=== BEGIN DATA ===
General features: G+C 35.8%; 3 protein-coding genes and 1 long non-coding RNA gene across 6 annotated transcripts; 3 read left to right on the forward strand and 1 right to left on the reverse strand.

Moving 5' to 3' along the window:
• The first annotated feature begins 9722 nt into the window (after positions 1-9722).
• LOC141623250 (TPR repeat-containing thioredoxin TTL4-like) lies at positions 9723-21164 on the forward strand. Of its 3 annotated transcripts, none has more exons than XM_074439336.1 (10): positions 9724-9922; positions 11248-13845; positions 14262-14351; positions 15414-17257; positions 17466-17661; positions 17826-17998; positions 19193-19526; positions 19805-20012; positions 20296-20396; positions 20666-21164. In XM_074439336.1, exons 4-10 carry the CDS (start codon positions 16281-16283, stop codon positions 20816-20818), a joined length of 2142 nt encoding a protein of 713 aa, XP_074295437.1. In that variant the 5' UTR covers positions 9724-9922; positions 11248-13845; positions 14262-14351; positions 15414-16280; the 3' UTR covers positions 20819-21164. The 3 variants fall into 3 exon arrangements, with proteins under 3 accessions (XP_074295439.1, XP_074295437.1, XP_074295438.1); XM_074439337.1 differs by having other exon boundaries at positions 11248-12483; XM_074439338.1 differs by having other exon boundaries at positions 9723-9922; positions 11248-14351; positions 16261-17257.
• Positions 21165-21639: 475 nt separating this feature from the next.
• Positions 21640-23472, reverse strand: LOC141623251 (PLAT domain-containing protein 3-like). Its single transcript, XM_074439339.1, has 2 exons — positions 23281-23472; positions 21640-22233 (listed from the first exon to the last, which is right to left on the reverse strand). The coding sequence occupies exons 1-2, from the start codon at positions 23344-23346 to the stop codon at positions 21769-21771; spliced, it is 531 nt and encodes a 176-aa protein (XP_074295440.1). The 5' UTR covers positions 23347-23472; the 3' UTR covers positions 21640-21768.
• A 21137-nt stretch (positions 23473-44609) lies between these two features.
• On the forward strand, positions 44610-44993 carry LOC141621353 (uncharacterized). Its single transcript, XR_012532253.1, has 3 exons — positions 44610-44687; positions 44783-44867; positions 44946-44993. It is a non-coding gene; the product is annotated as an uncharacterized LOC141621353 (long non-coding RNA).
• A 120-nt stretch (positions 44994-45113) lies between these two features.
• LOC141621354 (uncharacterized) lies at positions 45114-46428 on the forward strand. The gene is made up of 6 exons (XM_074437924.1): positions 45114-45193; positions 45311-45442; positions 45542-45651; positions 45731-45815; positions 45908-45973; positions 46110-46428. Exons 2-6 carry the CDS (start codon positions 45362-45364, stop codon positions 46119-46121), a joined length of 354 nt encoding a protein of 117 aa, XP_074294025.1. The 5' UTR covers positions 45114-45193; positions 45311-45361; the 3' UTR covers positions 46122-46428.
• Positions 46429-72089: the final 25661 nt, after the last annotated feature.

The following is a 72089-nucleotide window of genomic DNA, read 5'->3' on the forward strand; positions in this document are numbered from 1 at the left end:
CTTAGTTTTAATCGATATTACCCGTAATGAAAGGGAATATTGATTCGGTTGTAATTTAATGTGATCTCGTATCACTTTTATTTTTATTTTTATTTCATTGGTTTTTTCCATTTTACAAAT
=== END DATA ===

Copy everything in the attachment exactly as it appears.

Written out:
General features: G+C 35.8%; 3 protein-coding genes and 1 long non-coding RNA gene across 6 annotated transcripts; 3 read left to right on the forward strand and 1 right to left on the reverse strand.

Moving 5' to 3' along the window:
• The first annotated feature begins 9722 nt into the window (after positions 1-9722).
• LOC141623250 (TPR repeat-containing thioredoxin TTL4-like) lies at positions 9723-21164 on the forward strand. Of its 3 annotated transcripts, none has more exons than XM_074439336.1 (10): positions 9724-9922; positions 11248-13845; positions 14262-14351; positions 15414-17257; positions 17466-17661; positions 17826-17998; positions 19193-19526; positions 19805-20012; positions 20296-20396; positions 20666-21164. In XM_074439336.1, exons 4-10 carry the CDS (start codon positions 16281-16283, stop codon positions 20816-20818), a joined length of 2142 nt encoding a protein of 713 aa, XP_074295437.1. In that variant the 5' UTR covers positions 9724-9922; positions 11248-13845; positions 14262-14351; positions 15414-16280; the 3' UTR covers positions 20819-21164. The 3 variants fall into 3 exon arrangements, with proteins under 3 accessions (XP_074295439.1, XP_074295437.1, XP_074295438.1); XM_074439337.1 differs by having other exon boundaries at positions 11248-12483; XM_074439338.1 differs by having other exon boundaries at positions 9723-9922; positions 11248-14351; positions 16261-17257.
• Positions 21165-21639: 475 nt separating this feature from the next.
• Positions 21640-23472, reverse strand: LOC141623251 (PLAT domain-containing protein 3-like). Its single transcript, XM_074439339.1, has 2 exons — positions 23281-23472; positions 21640-22233 (listed from the first exon to the last, which is right to left on the reverse strand). The coding sequence occupies exons 1-2, from the start codon at positions 23344-23346 to the stop codon at positions 21769-21771; spliced, it is 531 nt and encodes a 176-aa protein (XP_074295440.1). The 5' UTR covers positions 23347-23472; the 3' UTR covers positions 21640-21768.
• A 21137-nt stretch (positions 23473-44609) lies between these two features.
• On the forward strand, positions 44610-44993 carry LOC141621353 (uncharacterized). Its single transcript, XR_012532253.1, has 3 exons — positions 44610-44687; positions 44783-44867; positions 44946-44993. It is a non-coding gene; the product is annotated as an uncharacterized LOC141621353 (long non-coding RNA).
• A 120-nt stretch (positions 44994-45113) lies between these two features.
• LOC141621354 (uncharacterized) lies at positions 45114-46428 on the forward strand. The gene is made up of 6 exons (XM_074437924.1): positions 45114-45193; positions 45311-45442; positions 45542-45651; positions 45731-45815; positions 45908-45973; positions 46110-46428. Exons 2-6 carry the CDS (start codon positions 45362-45364, stop codon positions 46119-46121), a joined length of 354 nt encoding a protein of 117 aa, XP_074294025.1. The 5' UTR covers positions 45114-45193; positions 45311-45361; the 3' UTR covers positions 46122-46428.
• Positions 46429-72089: the final 25661 nt, after the last annotated feature.

The following is a 72089-nucleotide window of genomic DNA, read 5'->3' on the forward strand; positions in this document are numbered from 1 at the left end:
CTTAGTTTTAATCGATATTACCCGTAATGAAAGGGAATATTGATTCGGTTGTAATTTAATGTGATCTCGTATCACTTTTATTTTTATTTTTATTTCATTGGTTTTTTCCATTTTACAAAT